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Making Interoperable Data Count
10.03.2022 by Akshat Bajaj, John Boudewijn, Thorsten Reitz

Making Interoperable Data Count

Have you ever wondered how much money the government wastes due to lack of interoperability?

The European Commission’s Joint Research Centre (JRC) new report answers exactly that question. The answer is in the ballpark of 500 billion EUR.

The recently released report shows that even a minor gain will have significant impact on the bottom line for data providers, citizens, and businesses. Here’s how.

Please note that this is only a summary of some of the key findings in the report. To understand the methodology of data collection and data analysis in-depth, please access the report here.

The Data Providers’ Return on Investment

The actual benefits of the time and effort involved in improving data interoperability can seem ambiguous. These benefits are made clearer by framing them in the context of their impact on the E-Government Development Index (EGDI).

The EGDI measures 3 dimensions:

  • Provision of online services
  • Telecommunications
  • Human capacity

Interoperability streamlines the exchange of information between different parties, and the efficiencies gained positively impact each of these three dimensions. For example, more interoperable systems can boost the information exchange between different devices (this is especially critical given the rise of 5G and IoT). Or, from the online service perspective, increase citizen participation in decision-making processes such as where to set up schools by providing more efficient platforms for exchanging information.

According to the report, a mere 1% increase in the EGDI leads to an impact on the following metrics:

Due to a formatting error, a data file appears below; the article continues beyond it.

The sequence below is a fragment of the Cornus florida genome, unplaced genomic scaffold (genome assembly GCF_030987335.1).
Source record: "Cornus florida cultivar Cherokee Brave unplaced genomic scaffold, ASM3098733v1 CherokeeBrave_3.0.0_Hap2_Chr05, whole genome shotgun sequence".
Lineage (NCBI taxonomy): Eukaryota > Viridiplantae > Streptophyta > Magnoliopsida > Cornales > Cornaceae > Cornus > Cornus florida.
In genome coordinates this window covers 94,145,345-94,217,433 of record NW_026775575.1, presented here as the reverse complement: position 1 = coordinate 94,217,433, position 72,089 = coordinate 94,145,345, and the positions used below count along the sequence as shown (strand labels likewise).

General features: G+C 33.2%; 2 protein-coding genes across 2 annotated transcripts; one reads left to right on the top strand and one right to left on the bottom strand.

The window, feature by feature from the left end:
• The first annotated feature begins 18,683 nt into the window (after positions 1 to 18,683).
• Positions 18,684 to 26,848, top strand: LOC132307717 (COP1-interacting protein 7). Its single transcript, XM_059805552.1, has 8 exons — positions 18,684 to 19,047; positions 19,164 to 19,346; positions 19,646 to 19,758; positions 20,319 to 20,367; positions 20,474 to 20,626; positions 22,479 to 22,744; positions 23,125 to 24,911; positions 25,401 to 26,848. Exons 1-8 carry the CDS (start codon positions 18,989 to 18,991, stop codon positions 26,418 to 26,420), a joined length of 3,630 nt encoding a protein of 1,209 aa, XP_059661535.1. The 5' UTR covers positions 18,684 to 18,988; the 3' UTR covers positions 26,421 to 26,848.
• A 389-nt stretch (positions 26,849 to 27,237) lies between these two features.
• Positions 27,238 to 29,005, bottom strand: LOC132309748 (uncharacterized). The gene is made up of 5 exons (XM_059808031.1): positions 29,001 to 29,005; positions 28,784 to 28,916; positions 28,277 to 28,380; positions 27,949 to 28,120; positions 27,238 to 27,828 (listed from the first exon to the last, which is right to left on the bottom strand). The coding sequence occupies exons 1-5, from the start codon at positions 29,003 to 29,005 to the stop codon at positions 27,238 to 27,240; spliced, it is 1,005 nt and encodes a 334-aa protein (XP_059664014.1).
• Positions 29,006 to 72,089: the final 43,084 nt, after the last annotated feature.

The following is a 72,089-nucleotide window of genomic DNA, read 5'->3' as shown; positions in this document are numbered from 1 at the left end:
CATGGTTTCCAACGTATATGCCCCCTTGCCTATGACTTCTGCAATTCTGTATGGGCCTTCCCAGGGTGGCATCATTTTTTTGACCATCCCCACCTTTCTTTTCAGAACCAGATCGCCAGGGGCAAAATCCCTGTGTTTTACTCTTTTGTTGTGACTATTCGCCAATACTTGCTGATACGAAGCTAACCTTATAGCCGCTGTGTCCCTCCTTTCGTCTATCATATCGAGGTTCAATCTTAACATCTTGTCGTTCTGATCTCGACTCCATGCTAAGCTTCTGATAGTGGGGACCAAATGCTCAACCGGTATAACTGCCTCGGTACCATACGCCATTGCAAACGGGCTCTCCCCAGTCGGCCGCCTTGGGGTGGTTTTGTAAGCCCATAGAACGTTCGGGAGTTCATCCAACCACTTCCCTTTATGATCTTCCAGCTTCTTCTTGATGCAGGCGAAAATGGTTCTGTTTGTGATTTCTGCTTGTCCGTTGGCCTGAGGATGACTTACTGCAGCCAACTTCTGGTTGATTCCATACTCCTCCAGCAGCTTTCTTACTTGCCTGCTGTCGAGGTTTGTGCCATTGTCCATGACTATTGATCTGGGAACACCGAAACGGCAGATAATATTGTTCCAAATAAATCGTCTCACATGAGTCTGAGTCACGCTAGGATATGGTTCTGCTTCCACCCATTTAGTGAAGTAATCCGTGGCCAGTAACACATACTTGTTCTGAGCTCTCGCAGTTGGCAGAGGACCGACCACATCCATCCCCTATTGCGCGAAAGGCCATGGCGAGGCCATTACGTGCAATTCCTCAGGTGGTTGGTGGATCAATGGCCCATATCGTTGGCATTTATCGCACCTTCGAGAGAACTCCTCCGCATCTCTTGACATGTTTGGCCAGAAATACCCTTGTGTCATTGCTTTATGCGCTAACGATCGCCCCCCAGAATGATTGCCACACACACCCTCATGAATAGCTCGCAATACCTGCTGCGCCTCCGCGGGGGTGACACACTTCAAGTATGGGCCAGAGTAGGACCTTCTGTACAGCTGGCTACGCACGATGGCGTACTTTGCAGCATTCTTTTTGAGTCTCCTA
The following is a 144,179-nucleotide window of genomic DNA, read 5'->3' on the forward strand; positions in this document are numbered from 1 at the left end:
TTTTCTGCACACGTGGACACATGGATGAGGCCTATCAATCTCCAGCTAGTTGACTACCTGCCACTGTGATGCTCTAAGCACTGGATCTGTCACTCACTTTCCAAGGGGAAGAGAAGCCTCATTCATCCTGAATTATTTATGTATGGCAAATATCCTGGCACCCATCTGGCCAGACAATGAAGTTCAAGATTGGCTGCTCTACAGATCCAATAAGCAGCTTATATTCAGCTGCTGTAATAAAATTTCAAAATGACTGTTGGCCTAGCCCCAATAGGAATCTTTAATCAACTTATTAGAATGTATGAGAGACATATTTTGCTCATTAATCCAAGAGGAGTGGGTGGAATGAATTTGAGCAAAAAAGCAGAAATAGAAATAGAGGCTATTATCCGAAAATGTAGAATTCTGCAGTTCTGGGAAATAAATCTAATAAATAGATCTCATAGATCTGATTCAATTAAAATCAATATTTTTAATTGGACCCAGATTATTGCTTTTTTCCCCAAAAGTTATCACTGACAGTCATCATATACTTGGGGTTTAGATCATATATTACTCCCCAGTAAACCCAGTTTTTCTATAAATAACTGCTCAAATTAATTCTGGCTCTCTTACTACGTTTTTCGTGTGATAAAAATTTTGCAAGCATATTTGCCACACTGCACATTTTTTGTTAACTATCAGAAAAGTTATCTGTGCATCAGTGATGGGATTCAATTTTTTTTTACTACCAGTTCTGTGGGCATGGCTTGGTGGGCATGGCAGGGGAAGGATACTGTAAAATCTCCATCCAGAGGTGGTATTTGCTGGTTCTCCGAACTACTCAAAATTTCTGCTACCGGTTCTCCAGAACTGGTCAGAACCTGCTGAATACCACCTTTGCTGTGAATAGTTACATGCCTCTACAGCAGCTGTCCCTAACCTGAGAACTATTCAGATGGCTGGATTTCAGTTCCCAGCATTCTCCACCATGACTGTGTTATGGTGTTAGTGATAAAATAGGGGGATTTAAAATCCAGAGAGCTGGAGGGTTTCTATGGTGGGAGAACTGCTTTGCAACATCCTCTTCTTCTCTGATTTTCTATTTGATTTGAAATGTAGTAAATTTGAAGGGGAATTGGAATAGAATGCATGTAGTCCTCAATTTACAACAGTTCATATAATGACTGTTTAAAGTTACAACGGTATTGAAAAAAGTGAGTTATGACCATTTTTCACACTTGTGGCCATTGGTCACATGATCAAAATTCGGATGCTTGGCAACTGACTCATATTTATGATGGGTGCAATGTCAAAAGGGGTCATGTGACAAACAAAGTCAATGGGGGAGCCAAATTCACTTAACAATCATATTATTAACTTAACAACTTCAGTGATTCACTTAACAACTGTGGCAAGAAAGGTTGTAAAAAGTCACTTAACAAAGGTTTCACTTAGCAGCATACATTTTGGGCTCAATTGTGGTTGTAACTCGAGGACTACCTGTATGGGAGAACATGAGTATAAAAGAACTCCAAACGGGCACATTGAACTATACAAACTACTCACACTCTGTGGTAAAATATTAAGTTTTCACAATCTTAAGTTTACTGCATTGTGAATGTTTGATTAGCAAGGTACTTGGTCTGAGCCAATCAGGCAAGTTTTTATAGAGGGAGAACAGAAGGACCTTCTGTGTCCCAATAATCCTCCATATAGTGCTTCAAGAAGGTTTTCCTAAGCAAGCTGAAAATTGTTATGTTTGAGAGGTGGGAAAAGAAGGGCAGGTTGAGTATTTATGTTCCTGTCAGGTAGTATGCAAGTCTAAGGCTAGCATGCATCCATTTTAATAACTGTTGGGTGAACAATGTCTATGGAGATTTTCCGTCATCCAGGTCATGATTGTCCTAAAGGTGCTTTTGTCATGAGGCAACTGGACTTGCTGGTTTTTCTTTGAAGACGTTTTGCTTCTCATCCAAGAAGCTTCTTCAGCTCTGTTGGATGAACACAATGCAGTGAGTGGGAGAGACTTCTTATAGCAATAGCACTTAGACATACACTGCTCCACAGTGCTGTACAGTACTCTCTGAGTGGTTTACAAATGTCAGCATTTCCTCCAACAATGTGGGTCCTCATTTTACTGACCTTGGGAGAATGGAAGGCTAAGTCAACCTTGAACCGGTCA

Gross Domestic Product (GDP): A measurement that seeks to capture a country’s economic output. The report suggested an improvement of 0.4% in GDP.

Government revenues: Refers to the total amount of revenues collected in a year. The report predicted an improvement equal to 0.07% of the GDP.

Policy performance: Refers to the development of social, economic and environment conditions for the wellbeing of citizens. The report predicted an improvement equal to 0.3% of the GDP.

Government production costs: Costs including employee compensation, government usage of goods and services, depreciation, etc. The report predicted an improvement equal to 0.3% of the GDP.

General government spending: Measured in terms of a percentage of GDP, this refers to the expenditure on delivering public goods and services such as social protection. The report predicted an improvement equal to 0.6% of the GDP.

Government effectiveness: Refers to the inputs required for the government to be able to produce and implement policies and deliver goods. The report predicted an improvement equal to 0.2% of the GDP.

For those who love statistics, here’s a table of the regression analysis:

The Citizens’ Benefits

Intuitively, saying that more efficient government processes benefit a country’s citizens makes sense. Now, the JRC’s research has quantified that benefit.

Interoperability improves public online services and reduces the bureaucratic load, which not only makes the processes more efficient for citizens who already use public services, but also motivates those who currently don’t currently use them.

According to the JRC, this can lead to 21-24 million hours saved per year across the EU27. Assuming average hourly wages as a basis, this is equivalent to approx. 473m to 543m EUR per year.

The impact per country can be seen below.

The Businesses’ Benefits

While the costs of setting up a business can vary greatly across the EU, doing so more efficiently will always make life easier.

A large range of online services is already available to business providers, from registering property to declaring taxes.